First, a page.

Because the eye is attracted by contrast, Higgins uses the strongest contrast in values, colors, edges, textures, and degree of detail in his center of interest. Linear elements lead the viewer’s eye toward the focal point. To keep the viewer from being distracted by the foreground he simplifies and abstracts that area. Sometimes Higgins makes figures the secondary focus. The artist also uses secondary focal points to balance the oil painting and avoid weighing down one part of the image.

Source: From an article for Artist Daily written by Linda S. Price

Oil Painting Gallery

Take a look at a handful of the oil painting offerings that have been created by some of the most famed and lauded artists throughout history, and learn a little bit about why each painting is worth a further look.

 The Arnolfini Wedding Portrait by Jan Van Eyck, oil on panel, 1434  Mona Lisa by Leonardo, oil on panel, 1503-06
The Arnolfini Wedding Portrait by Jan Van Eyck, oil on panel, 1434: The vivid colors in this work are an incredible celebration of what oil painting can do, and the multiple associations and meanings of
objects in the work–from the mirror, dog, candle,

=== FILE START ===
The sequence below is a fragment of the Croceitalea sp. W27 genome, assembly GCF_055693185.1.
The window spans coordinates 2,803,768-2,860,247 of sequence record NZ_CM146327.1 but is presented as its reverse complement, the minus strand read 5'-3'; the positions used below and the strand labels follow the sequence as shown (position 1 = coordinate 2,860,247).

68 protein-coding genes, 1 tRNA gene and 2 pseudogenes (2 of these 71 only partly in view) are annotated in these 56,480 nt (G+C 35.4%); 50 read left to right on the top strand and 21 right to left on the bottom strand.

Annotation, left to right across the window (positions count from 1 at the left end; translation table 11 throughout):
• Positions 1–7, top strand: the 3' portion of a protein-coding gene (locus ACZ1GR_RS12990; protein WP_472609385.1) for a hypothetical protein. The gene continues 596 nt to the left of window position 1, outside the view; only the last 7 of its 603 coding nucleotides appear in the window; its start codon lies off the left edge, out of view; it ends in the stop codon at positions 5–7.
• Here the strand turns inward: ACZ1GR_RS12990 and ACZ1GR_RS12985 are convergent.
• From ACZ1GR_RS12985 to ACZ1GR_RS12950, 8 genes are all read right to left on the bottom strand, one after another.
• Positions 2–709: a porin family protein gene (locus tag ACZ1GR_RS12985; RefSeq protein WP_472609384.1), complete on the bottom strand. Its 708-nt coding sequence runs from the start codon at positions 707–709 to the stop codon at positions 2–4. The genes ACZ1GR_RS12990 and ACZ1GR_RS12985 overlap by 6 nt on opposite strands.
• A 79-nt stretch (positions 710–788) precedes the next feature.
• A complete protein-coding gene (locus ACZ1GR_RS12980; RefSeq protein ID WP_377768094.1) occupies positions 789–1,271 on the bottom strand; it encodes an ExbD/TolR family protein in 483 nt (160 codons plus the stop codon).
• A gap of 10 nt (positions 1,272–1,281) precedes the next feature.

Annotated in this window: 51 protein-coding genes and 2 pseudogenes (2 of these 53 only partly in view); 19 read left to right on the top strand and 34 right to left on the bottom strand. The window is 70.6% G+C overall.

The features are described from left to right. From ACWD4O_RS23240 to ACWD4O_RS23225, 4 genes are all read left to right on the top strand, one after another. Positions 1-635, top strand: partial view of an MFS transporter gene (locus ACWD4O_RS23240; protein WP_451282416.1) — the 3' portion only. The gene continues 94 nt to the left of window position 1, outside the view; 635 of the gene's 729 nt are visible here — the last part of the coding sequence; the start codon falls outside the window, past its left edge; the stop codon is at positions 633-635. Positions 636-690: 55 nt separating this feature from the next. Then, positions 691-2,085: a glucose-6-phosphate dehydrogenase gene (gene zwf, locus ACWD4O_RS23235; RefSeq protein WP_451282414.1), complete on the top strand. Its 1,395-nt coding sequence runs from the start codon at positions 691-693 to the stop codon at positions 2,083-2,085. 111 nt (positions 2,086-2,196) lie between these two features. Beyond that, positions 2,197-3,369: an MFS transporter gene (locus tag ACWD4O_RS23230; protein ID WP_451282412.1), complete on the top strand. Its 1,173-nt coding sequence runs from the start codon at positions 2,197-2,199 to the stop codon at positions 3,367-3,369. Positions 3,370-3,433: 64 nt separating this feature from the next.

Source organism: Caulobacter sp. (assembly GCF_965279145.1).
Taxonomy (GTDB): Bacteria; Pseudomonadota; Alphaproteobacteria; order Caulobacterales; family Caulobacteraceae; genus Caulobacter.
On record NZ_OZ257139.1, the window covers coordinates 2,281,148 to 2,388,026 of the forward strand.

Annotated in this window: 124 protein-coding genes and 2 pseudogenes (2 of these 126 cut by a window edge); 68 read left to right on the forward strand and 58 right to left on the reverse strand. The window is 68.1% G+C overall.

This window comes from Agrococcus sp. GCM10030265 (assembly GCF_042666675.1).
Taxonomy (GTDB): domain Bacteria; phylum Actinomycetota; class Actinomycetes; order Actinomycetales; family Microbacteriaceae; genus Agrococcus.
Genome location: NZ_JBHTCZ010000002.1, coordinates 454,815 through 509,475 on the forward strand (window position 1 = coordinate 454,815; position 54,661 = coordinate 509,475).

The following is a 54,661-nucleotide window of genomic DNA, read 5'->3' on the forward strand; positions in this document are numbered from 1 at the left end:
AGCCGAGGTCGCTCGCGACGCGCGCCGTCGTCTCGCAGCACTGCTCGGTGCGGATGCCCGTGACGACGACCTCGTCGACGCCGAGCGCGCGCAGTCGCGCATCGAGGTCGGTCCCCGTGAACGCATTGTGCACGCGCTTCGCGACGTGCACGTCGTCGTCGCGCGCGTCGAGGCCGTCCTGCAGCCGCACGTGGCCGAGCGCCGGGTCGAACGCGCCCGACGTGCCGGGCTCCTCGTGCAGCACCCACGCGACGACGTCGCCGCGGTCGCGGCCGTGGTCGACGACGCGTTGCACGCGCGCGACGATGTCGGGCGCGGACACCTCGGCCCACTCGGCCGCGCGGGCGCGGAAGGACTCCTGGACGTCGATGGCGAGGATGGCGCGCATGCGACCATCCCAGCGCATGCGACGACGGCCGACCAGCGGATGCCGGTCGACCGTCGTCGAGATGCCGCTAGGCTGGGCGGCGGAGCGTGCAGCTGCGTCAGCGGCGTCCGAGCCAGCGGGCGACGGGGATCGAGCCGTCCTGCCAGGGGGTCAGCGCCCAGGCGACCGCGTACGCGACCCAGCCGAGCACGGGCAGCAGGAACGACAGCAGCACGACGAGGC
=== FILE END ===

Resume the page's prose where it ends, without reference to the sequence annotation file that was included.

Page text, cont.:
and cherries on the window sill to the figures’ joined hands–give rich symbolism and multiple
interpretations to the work.
Mona Lisa by Leonardo, oil on panel, 1503-06:
An enigmatic portrait that displays Leonardo’s
famed gift for composition, this painting’s
notoriety throughout history has led it to be
stolen, recovered, merchandized, identified with
at least ten sitters, and reproduced in at least
300 paintings and 2,000 advertisements.
 The Blue Boy by Thomas Gainsborough, oil on canvas, 1770  The Raft of the Medusa by Theodore Gericault, oil on canvas, 1819
The Blue Boy by Thomas Gainsborough, oil on
canvas, 1770: This is the artist’s most famous work
and served as an homage to the Flemish Baroque
artist Anthony Van Dyck, which is why the figure is
dressed in a costume that would have been worn
some 140 years prior to when the work was done.
The Raft of the Medusa by Theodore Gericault, oil on canvas, 1819:
An emblem of French Romanticism, this incredibly large fine art oil painting is based on the horrific aftermath of an 1816 shipwreck and also serves as an example of how complex a composition can be–two overlapping pyramids direct the viewer’s eye in, around, and through the work. (Above, a detail of the work.)


Courtney Jordan

About Courtney Jordan

  Courtney is the editor of Artist Daily. For her, art is one of life’s essentials and a career mainstay. She’s pursued academic studies of the Old Masters of Spain and Italy as well as museum curatorial experience, writing and reporting on arts and culture as a magazine staffer, and acquiring and editing architecture and cultural history books. She hopes to recommit herself to more studio time, too, working in mixed media.